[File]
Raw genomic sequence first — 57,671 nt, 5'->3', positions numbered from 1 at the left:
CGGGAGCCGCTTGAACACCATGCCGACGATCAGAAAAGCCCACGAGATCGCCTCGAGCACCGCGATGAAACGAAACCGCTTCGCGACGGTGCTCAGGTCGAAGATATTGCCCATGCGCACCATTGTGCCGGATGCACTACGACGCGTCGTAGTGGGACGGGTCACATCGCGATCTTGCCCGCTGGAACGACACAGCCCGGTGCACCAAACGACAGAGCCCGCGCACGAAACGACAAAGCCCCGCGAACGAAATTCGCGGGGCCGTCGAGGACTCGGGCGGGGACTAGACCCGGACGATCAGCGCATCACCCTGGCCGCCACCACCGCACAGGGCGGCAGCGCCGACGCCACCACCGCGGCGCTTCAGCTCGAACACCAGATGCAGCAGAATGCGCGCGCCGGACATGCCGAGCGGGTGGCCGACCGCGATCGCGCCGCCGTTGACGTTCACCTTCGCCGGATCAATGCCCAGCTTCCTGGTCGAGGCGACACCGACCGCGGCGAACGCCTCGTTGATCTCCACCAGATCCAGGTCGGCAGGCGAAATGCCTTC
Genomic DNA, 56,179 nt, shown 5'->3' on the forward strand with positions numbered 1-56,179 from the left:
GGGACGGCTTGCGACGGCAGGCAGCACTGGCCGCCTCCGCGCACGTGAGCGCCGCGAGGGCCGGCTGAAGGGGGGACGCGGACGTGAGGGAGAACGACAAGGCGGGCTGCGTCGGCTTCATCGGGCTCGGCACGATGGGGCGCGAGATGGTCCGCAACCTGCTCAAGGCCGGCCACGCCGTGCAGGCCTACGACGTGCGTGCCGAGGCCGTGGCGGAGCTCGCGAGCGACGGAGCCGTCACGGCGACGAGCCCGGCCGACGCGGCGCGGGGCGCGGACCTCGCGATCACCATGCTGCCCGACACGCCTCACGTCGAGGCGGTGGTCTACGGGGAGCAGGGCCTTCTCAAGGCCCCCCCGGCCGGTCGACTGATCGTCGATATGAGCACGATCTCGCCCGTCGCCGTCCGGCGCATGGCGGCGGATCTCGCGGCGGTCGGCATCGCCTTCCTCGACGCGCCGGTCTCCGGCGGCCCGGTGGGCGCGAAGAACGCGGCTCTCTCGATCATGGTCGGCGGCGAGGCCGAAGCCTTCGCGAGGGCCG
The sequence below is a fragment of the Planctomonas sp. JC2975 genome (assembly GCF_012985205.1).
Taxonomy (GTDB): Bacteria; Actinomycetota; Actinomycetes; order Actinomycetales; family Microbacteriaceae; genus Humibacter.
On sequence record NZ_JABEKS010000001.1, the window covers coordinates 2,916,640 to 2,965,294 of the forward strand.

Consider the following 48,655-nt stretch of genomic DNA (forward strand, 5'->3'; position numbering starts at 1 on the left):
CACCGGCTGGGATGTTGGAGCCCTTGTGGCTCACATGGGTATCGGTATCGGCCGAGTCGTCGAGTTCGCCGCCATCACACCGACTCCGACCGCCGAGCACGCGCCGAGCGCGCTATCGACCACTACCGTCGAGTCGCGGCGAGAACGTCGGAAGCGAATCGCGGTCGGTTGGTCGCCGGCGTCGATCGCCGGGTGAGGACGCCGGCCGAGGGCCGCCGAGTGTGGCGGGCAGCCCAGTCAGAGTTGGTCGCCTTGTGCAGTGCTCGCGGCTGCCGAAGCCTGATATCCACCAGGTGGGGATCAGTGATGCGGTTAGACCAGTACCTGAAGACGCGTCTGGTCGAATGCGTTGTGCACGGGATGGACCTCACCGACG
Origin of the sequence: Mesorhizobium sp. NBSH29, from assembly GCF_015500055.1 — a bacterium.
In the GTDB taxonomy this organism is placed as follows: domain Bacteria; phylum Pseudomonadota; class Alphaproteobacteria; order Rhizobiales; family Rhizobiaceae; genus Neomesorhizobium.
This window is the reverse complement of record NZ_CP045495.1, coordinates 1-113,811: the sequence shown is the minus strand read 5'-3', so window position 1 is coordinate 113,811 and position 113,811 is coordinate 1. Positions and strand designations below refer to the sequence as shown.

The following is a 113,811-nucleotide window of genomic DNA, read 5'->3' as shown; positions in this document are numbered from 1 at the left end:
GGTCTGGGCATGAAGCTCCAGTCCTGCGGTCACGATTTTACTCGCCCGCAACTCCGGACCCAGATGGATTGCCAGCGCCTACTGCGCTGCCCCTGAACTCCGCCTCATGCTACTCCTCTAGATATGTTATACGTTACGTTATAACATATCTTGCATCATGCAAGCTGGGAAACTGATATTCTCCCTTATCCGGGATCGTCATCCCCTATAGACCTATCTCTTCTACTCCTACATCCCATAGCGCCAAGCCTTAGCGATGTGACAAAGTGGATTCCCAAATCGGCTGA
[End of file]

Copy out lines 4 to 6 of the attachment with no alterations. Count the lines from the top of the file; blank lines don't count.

GGGACGGCTTGCGACGGCAGGCAGCACTGGCCGCCTCCGCGCACGTGAGCGCCGCGAGGGCCGGCTGAAGGGGGGACGCGGACGTGAGGGAGAACGACAAGGCGGGCTGCGTCGGCTTCATCGGGCTCGGCACGATGGGGCGCGAGATGGTCCGCAACCTGCTCAAGGCCGGCCACGCCGTGCAGGCCTACGACGTGCGTGCCGAGGCCGTGGCGGAGCTCGCGAGCGACGGAGCCGTCACGGCGACGAGCCCGGCCGACGCGGCGCGGGGCGCGGACCTCGCGATCACCATGCTGCCCGACACGCCTCACGTCGAGGCGGTGGTCTACGGGGAGCAGGGCCTTCTCAAGGCCCCCCCGGCCGGTCGACTGATCGTCGATATGAGCACGATCTCGCCCGTCGCCGTCCGGCGCATGGCGGCGGATCTCGCGGCGGTCGGCATCGCCTTCCTCGACGCGCCGGTCTCCGGCGGCCCGGTGGGCGCGAAGAACGCGGCTCTCTCGATCATGGTCGGCGGCGAGGCCGAAGCCTTCGCGAGGGCCG
The sequence below is a fragment of the Planctomonas sp. JC2975 genome (assembly GCF_012985205.1).
Taxonomy (GTDB): Bacteria; Actinomycetota; Actinomycetes; order Actinomycetales; family Microbacteriaceae; genus Humibacter.